From March 17-19, Cleveland will host more than 1,500 attendees of the ninth annual Women in Cybersecurity (WiCyS) 2022 Conference at the Huntington Convention Center of Cleveland. The conference aims to help organizations recruit, retain and advance women in cybersecurity—all while creating a community of engagement, encouragement and support for students and women in the field.
A consortium led by Cleveland State University/IoT Collaborative is serving as local host for this year’s conference and includes Greater Cleveland Partnership/RITE and Northeast Ohio CyberConsortium (NEOCC). More than 25 public, private and nonprofit organizations are collaborating to educate WiCyS’ professional and student attendees about Cleveland, its tech community and job opportunities.
Over the course of the weekend, WiCyS will showcase Cleveland as a place to live, study, work, invest or do business—with an initial emphasis on meetings and conventions within the fast growth sectors of IT/technology (including financial services), healthcare and smart manufacturing.
From there, breakout sessions, workshops, presentations, “lightning talks” and poster sessions will concentrate on a cornucopia of all things cyber—from knowledge sharing, best practices and career development, to trends, biometrics, methodology and more.
CSU caught up with Janine Spears, Ph.D., associate professor in the university’s Information Systems department in The Monte Ahuja College of Business, to talk about cybersecurity and the importance of WiCyS 2022 being held in Cleveland. With expertise in information security, risk management and data privacy, she teaches courses on cybersecurity, business process modeling and design.
She is also the Faculty Lead for WiCyS 2022.
Cleveland State University: There’s a huge gender gap in STEM and related fields. Despite women making up the majority in colleges and universities in the U.S., they still only comprise about 20-25% of STEM students, notwithstanding the growing need for qualified professionals. There’s a sense that women aren’t attracted to it, but there’s a lot more there than stereotype, isn’t there?
Dr. Janine Spears: I can’t universally say why more women don’t pursue STEM, but in interviewing women who work in cybersecurity for a study I’m doing, when they explain their experience to me, working in the field can sometimes be unwelcoming. Technical skills are often doubted, sometimes they feel overlooked in routine work tasks —so, they’re not really part of the club. Getting young girls comfortable working with tech early, meaning that K-through-12 stretch of education, will help change the mindset that STEM fields are just for men or boys. We as a nation have a need for more cybersecurity workers than ever before and it would be good to see more women in those roles. At various industry events I attend, women make up about 10% of attendees. The gap is especially striking.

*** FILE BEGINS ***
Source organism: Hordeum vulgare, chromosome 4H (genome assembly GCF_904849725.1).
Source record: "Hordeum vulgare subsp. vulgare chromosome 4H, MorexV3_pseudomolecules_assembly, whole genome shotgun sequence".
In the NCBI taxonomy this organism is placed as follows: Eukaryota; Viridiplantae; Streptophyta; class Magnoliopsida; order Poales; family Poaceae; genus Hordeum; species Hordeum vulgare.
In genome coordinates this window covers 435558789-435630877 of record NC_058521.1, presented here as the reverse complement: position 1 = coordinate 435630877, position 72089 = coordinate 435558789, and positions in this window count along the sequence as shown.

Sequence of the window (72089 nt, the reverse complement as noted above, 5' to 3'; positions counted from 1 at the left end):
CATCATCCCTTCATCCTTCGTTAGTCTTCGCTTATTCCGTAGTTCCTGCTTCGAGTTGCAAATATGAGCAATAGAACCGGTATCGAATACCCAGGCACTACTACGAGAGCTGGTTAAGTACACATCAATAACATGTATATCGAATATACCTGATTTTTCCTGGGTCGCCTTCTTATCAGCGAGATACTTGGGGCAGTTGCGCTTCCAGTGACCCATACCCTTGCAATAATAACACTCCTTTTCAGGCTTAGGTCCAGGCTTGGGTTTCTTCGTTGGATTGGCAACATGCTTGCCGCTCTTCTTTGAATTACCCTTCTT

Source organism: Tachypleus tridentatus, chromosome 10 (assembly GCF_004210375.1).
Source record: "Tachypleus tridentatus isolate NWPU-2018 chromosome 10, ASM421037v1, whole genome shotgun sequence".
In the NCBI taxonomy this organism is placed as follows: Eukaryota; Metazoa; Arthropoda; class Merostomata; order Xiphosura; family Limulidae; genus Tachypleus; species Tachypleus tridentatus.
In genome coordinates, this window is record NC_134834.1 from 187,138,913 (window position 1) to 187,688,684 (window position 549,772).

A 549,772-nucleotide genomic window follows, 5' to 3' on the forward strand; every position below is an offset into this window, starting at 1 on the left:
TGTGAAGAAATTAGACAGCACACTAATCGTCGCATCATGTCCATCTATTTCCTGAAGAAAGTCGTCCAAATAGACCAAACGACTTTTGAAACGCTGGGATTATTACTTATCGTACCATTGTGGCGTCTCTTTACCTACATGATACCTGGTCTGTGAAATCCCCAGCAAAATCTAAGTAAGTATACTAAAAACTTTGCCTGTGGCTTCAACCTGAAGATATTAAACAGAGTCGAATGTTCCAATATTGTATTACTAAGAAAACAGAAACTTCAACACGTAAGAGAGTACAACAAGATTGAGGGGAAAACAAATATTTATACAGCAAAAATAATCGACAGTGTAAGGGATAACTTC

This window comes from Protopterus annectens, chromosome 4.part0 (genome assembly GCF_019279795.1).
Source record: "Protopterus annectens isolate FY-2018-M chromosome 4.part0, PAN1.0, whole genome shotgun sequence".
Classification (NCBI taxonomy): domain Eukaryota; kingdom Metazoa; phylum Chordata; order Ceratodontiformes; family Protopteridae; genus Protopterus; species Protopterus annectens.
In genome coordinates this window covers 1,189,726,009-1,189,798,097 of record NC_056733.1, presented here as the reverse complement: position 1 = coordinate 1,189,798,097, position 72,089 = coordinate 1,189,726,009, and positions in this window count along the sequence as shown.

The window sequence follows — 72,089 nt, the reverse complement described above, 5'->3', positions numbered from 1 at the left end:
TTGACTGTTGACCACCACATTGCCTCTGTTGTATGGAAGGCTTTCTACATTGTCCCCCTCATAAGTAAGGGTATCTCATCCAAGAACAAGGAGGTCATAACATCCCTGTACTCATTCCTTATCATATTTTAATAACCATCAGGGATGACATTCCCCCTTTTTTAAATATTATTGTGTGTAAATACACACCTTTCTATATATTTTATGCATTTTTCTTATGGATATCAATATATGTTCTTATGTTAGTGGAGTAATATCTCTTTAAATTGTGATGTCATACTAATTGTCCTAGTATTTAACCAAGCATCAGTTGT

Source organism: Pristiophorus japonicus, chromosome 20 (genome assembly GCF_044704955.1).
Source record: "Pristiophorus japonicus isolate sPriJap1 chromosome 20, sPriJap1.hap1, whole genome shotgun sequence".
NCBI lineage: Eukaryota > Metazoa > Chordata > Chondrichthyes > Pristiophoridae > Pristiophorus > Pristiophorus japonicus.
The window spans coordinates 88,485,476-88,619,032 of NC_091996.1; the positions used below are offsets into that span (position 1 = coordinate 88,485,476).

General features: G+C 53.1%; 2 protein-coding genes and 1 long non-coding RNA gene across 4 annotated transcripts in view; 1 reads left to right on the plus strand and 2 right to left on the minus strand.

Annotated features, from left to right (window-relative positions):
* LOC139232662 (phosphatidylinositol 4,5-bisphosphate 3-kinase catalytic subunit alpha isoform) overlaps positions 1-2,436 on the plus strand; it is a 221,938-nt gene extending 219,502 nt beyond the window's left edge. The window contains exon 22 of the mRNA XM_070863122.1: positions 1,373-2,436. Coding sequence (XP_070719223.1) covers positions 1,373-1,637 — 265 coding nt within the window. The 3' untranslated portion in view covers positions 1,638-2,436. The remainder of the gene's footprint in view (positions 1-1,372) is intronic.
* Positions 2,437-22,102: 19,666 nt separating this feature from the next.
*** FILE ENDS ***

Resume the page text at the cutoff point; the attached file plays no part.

CSU: Do tech companies have a responsibility to “prime the pipeline” to get women and minorities interested in tech at an early age? And if so, what considerations are needed to ensure broad appeal?
JS: Tech companies could sponsor certain initiatives and certifications, because funding is always an issue. When students are coming into their undergraduate programs, helping them to understand what their different options are is key. Maybe they feel like they don’t have enough math skills, for example. Computer science as a discipline has some pretty hefty math requirements, but if people aren't comfortable with math, having programs to help them supplement their math skills helps. In that sense, I feel like part of this falls on the educational system, but companies could play a role in being proactive in advancing their employees and assisting them.
CSU: How important is it for Cleveland to be hosting WiCyS this year, and for CSU to be anchoring the consortium that ultimately brought the national conference it here? And what does the talent pool look like—both here at CSU and across the Northeast Ohio region?
JS: One of the biggest strengths that we have at Cleveland State is that while we don’t have a dedicated degree—yet, we’ll say—we as an institution are approaching cybersecurity in an interdisciplinary way. The Monte Ahuja College of Business, Washkewicz College of Engineering and C|M Law all have cybersecurity courses. In our Information Systems program, we have emphasized Engaged Learning with students participating in cyber competitions, experiential learning course projects, and our Co-op program. As a result, our students are placing into good cybersecurity jobs with world-class organizations. That’s something that I’m very proud of.